A. Thomas Bozzo

A. Thomas Bozzo

Vice President

PhD, University of Maryland–College Park

Tom Bozzo’s areas of expertise include economic cost measurement; postal, railroad, and telecommunications regulation; and applied econometrics. Since joining Christensen Associates in 1996, Tom has been involved with numerous projects for the U.S. Postal Service, focusing on applications of econometrics, sample-based data, and economic cost theory to the measurement of postal product costs. He also has presented testimony before the U.S. Postal Regulatory Commission in four omnibus rate cases. Tom was a primary author of Christensen Associates’ 2008 study of freight railroad competition for the U.S. Surface Transportation Board, and has analyzed telecommunications cost models for projects related to Federal and Minnesota universal service proceedings. He has also worked on electricity pricing and litigation support projects.

News & Updates

Christensen Associates Submits Report on Postal Service Price Cap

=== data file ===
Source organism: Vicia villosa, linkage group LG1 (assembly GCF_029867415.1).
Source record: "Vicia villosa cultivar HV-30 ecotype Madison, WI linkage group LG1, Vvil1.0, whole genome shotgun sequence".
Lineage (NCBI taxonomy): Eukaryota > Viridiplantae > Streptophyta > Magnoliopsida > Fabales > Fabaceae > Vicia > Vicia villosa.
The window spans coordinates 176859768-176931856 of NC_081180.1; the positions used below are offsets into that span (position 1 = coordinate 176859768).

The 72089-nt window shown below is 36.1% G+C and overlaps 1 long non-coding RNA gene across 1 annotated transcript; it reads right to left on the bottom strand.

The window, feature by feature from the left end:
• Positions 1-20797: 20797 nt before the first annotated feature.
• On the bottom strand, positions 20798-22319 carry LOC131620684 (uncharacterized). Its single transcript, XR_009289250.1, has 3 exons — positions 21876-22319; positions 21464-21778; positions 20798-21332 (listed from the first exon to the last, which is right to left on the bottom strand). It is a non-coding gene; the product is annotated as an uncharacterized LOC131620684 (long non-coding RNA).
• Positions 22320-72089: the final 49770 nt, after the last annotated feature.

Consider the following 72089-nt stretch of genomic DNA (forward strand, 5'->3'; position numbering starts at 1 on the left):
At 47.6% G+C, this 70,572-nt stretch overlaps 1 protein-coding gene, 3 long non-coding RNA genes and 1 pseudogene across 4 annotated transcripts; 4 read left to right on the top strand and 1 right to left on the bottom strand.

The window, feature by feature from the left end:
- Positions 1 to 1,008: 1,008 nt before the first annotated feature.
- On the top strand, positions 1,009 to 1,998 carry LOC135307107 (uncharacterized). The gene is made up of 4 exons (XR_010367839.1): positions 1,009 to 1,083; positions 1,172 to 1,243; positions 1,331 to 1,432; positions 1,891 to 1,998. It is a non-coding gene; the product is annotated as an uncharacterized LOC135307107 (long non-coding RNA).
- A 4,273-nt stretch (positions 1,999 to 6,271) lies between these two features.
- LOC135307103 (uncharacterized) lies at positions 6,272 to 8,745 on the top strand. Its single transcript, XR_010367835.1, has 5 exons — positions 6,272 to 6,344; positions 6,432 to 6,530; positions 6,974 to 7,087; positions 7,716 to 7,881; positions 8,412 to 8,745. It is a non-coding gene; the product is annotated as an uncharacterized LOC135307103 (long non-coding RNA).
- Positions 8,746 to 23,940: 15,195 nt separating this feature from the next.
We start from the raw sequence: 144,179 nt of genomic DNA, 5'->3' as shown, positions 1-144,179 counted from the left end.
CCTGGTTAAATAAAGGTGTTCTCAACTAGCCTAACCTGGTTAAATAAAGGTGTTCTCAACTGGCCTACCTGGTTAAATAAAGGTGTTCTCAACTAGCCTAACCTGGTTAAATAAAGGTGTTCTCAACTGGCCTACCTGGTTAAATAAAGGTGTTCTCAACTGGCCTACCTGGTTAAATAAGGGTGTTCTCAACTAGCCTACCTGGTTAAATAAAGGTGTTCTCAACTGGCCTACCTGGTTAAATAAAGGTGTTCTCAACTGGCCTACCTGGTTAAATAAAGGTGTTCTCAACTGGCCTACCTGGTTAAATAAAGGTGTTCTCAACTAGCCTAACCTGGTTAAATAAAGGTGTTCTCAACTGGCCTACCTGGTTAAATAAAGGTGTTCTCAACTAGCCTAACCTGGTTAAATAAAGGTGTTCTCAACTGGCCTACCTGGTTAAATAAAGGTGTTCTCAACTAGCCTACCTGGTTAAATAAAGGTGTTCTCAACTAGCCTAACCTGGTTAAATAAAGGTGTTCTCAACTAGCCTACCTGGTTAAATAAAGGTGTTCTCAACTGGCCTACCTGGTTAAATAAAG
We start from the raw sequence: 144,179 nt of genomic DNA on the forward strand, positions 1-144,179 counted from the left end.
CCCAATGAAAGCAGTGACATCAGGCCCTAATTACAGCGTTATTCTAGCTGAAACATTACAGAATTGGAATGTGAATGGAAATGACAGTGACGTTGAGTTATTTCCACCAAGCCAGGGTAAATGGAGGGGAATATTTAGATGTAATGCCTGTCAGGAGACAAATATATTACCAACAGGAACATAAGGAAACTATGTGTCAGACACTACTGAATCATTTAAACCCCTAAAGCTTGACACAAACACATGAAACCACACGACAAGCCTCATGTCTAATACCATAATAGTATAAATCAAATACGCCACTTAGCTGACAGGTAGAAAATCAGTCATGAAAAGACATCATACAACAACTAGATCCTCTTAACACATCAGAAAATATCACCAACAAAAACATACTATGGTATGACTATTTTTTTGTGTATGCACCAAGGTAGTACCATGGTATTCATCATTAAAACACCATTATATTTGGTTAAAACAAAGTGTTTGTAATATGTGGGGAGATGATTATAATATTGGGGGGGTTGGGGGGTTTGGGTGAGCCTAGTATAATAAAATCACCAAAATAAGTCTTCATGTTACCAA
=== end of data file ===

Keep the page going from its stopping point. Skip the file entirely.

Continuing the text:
March 20, 2017 - As part of the Postal Regulatory Commission’s ten-year review of the Postal Accountability and Enhancement Act, Christensen Associates submitted a report that analyzes the current Postal Service price cap and discusses the merits of alternative forms of price regulation for the future.

Christensen Associates Finds that $2.5 Billion of U.S. Postal Service Costs Are Tied To Current Service-Standard Levels

January 09, 2011 - Christensen Associates investigated areas of potential cost savings for a hypothetical one-day relaxation of service standards—defined as the number of days from entry of the mail into the postal system until delivery. We identified approximately $2.5 billion in costs for FY 2010 that are partly or wholly related to service standards. However, because of the interrelation of functions, not all of these costs are available as potential cost savings from extending service standards by one day.

Staggers Act Articles and Research Papers

January 03, 2011 - Christensen Associates researched and forecast the the impact of the Staggers Rail Act of 1980. Thirty years on, they return to the issues of railroad productivity, provide updated analysis, and review how well they foresaw the impacts of deregulation on the U.S. Freight Railroad industry.